Learn about the risks that we can help you stay prepared to face
Explore the topics below to prepare you and your home for anything
Anywhere it Rains, it can Flood
Flooding is America’s number one natural disaster. Your homeowners policy does not cover your home or belongings for flood damage. To protect your valued possessions, you must purchase a separate flood policy.
How does your Flood Insurance Work?
Lighthouse participates in the National Flood Insurance Program (NFIP) as a Write Your Own (WYO) carrier. Generally, there is a 30-day waiting period from the date of purchase before your policy goes into effect, so it’s important to act quickly.
Flood insurance can be significantly less expensive than repairing the damage with a Federal Disaster Assistance loan. Plus, you can save up to 2.5% on your homeowner’s policy when you purchase Lighthouse.
Floods can occur anywhere and at any time. Still, many occur seasonally, such as when the snow melts in the spring, during the hurricane and monsoon seasons, or during particularly heavy rainstorms. It is most common in low elevation areas.
- Move to higher ground.
- Do not walk or drive through flooded areas.
- If floodwaters are suddenly moving around your car, do not get out.
- Do not drive over bridges if the water below them is moving quickly.
- Your vehicle can be carried away in just one foot of water.
- You can be knocked over in only six inches of water.
- Flooding affects all 50 states
- Just a few inches of water can cause tens of thousands of dollars in damage
- Hurricanes and winter storms are common, but often overlooked causes of flooding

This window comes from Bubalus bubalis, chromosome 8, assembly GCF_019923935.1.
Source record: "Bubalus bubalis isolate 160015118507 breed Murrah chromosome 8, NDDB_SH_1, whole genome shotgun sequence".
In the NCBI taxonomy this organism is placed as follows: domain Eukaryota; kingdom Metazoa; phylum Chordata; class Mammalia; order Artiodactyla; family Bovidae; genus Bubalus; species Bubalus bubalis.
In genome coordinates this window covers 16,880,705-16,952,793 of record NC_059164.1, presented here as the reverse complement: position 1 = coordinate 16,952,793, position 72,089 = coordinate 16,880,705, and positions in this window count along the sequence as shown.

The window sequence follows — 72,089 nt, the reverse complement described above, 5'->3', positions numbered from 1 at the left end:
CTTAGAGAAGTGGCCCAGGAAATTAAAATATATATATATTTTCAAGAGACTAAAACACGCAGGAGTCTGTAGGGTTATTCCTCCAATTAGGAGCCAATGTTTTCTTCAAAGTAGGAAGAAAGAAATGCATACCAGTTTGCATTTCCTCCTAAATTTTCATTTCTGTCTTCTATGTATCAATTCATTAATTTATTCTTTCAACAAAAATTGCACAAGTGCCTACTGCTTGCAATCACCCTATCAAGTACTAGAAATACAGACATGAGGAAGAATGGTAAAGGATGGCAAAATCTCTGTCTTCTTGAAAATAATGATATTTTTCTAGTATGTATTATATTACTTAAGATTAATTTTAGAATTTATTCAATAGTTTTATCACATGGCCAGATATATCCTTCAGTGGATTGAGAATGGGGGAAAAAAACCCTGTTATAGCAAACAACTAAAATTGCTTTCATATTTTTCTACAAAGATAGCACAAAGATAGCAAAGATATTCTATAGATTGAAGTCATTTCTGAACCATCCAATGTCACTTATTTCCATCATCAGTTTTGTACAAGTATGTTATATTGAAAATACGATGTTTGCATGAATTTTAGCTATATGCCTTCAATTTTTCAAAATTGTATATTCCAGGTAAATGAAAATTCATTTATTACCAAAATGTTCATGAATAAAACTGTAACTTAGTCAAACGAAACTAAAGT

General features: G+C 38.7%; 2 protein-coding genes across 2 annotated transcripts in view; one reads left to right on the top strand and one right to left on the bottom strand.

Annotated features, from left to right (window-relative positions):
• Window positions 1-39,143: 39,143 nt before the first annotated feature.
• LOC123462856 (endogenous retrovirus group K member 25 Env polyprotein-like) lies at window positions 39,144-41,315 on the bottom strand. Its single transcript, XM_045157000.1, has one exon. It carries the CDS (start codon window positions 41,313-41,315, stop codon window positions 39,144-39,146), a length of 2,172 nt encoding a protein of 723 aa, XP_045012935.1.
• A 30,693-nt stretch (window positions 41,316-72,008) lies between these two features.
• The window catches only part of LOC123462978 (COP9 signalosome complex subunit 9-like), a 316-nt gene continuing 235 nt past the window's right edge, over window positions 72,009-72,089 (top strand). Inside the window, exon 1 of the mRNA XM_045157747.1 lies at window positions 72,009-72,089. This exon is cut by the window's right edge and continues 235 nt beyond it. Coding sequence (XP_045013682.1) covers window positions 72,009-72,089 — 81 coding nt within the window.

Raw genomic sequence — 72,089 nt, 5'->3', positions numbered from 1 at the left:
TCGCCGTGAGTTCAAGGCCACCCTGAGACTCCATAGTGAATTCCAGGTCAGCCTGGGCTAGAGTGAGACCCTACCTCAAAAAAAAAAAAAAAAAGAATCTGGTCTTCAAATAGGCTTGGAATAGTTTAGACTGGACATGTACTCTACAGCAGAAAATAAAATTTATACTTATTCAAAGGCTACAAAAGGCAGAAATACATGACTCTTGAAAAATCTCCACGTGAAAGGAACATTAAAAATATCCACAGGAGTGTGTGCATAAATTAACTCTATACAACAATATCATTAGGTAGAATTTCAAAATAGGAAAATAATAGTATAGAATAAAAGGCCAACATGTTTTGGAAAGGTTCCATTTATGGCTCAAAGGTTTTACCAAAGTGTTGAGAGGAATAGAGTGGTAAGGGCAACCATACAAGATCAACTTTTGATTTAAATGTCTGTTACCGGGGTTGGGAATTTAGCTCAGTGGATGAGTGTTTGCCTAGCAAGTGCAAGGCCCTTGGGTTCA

- Flood insurance claims average more than $3.5 billion per year
- Federal disaster assistance is usually a loan that must be paid back with interest
- Everyone lives in the flood zone—find your zone
- If you live in a Special Flood Hazard Area (SFHA) or high-risk area and have a Federally backed mortgage, your mortgage lender requires you to have flood insurance
- Preferred Risk Policies provide building and contents coverage for moderate- to low-risk areas at one low price
- You are eligible to purchase flood insurance if your community participates in the National Flood Insurance Program.
- In high-risk areas, your home is more likely to be damaged by flood than a fire
- When your community participates in the Community Rating System (CRS), you can qualify for an insurance premium reduction discount of up to 45% depending on your area
- There are currently more than 5.3 million flood policies in force across more than 22,000 communities in the U.S.
- The two most common reimbursement methods for flood claims are Replacement Cost Value (RCV) and Actual Cash Value (ACV). The RCV is the cost to replace damaged property. It is reimbursable to owners of single-family, primary residences insured to at least 80% of the building’s replacement cost.
Did you know you can bundle your flood insurance and homeowners insurance with Lighthouse?
Wildfires can Occur Anywhere
Wildfires can be started naturally, for example by a lightning strike, or by people accidentally or intentionally. Though wildfires can occur at any point during the year, the risk is much higher during the dry season. The dry season can cause trees, grass and brush to burn easier.
- Evacuate when you are told to do so.
- Keep an emergency kit ready to go if a Fire Weather Watch is in effect.
- Know your evacuation routes.
- Sign up for your local alert system.